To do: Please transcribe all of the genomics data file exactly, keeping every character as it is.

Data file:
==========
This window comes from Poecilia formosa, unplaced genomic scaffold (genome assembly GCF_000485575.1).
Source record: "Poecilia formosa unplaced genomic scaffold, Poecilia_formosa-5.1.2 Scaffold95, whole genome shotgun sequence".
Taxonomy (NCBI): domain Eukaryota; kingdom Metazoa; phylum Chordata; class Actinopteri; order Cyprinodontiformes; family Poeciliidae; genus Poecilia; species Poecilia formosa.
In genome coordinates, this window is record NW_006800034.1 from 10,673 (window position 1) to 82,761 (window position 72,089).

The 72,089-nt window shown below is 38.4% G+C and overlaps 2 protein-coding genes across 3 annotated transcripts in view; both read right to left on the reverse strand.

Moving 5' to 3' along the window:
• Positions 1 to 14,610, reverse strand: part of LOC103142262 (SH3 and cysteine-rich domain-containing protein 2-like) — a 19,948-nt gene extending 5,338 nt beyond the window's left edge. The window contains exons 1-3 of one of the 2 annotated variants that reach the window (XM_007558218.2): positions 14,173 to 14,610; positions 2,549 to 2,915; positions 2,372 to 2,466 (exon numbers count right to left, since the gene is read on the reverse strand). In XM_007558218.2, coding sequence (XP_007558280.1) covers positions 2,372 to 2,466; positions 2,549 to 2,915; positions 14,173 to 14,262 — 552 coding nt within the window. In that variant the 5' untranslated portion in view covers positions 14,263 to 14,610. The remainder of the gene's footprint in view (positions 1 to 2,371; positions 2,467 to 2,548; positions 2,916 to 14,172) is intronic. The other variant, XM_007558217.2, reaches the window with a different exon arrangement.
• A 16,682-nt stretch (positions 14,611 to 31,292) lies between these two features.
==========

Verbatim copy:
This window comes from Poecilia formosa, unplaced genomic scaffold (genome assembly GCF_000485575.1).
Source record: "Poecilia formosa unplaced genomic scaffold, Poecilia_formosa-5.1.2 Scaffold95, whole genome shotgun sequence".
Taxonomy (NCBI): domain Eukaryota; kingdom Metazoa; phylum Chordata; class Actinopteri; order Cyprinodontiformes; family Poeciliidae; genus Poecilia; species Poecilia formosa.
In genome coordinates, this window is record NW_006800034.1 from 10,673 (window position 1) to 82,761 (window position 72,089).

The 72,089-nt window shown below is 38.4% G+C and overlaps 2 protein-coding genes across 3 annotated transcripts in view; both read right to left on the reverse strand.

Moving 5' to 3' along the window:
• Positions 1 to 14,610, reverse strand: part of LOC103142262 (SH3 and cysteine-rich domain-containing protein 2-like) — a 19,948-nt gene extending 5,338 nt beyond the window's left edge. The window contains exons 1-3 of one of the 2 annotated variants that reach the window (XM_007558218.2): positions 14,173 to 14,610; positions 2,549 to 2,915; positions 2,372 to 2,466 (exon numbers count right to left, since the gene is read on the reverse strand). In XM_007558218.2, coding sequence (XP_007558280.1) covers positions 2,372 to 2,466; positions 2,549 to 2,915; positions 14,173 to 14,262 — 552 coding nt within the window. In that variant the 5' untranslated portion in view covers positions 14,263 to 14,610. The remainder of the gene's footprint in view (positions 1 to 2,371; positions 2,467 to 2,548; positions 2,916 to 14,172) is intronic. The other variant, XM_007558217.2, reaches the window with a different exon arrangement.
• A 16,682-nt stretch (positions 14,611 to 31,292) lies between these two features.